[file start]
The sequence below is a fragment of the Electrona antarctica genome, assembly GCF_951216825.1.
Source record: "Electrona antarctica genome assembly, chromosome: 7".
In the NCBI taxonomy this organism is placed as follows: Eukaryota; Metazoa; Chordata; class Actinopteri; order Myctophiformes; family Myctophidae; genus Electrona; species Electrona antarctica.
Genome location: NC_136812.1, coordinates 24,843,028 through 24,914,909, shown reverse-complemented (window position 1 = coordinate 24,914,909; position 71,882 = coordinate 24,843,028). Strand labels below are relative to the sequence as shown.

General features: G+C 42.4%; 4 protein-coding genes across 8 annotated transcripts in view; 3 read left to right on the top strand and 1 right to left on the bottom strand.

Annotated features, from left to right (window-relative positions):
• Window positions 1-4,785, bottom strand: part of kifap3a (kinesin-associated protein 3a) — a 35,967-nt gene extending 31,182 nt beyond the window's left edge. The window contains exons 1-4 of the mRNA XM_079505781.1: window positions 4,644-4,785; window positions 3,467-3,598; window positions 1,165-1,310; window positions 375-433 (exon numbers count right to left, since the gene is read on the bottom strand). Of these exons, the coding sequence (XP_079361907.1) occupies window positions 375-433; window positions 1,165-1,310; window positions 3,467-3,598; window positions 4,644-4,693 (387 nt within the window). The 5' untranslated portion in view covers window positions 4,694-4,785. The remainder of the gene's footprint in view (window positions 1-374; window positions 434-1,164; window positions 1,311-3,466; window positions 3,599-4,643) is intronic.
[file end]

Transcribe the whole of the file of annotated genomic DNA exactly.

The sequence below is a fragment of the Electrona antarctica genome, assembly GCF_951216825.1.
Source record: "Electrona antarctica genome assembly, chromosome: 7".
In the NCBI taxonomy this organism is placed as follows: Eukaryota; Metazoa; Chordata; class Actinopteri; order Myctophiformes; family Myctophidae; genus Electrona; species Electrona antarctica.
Genome location: NC_136812.1, coordinates 24,843,028 through 24,914,909, shown reverse-complemented (window position 1 = coordinate 24,914,909; position 71,882 = coordinate 24,843,028). Strand labels below are relative to the sequence as shown.

General features: G+C 42.4%; 4 protein-coding genes across 8 annotated transcripts in view; 3 read left to right on the top strand and 1 right to left on the bottom strand.

Annotated features, from left to right (window-relative positions):
• Window positions 1-4,785, bottom strand: part of kifap3a (kinesin-associated protein 3a) — a 35,967-nt gene extending 31,182 nt beyond the window's left edge. The window contains exons 1-4 of the mRNA XM_079505781.1: window positions 4,644-4,785; window positions 3,467-3,598; window positions 1,165-1,310; window positions 375-433 (exon numbers count right to left, since the gene is read on the bottom strand). Of these exons, the coding sequence (XP_079361907.1) occupies window positions 375-433; window positions 1,165-1,310; window positions 3,467-3,598; window positions 4,644-4,693 (387 nt within the window). The 5' untranslated portion in view covers window positions 4,694-4,785. The remainder of the gene's footprint in view (window positions 1-374; window positions 434-1,164; window positions 1,311-3,466; window positions 3,599-4,643) is intronic.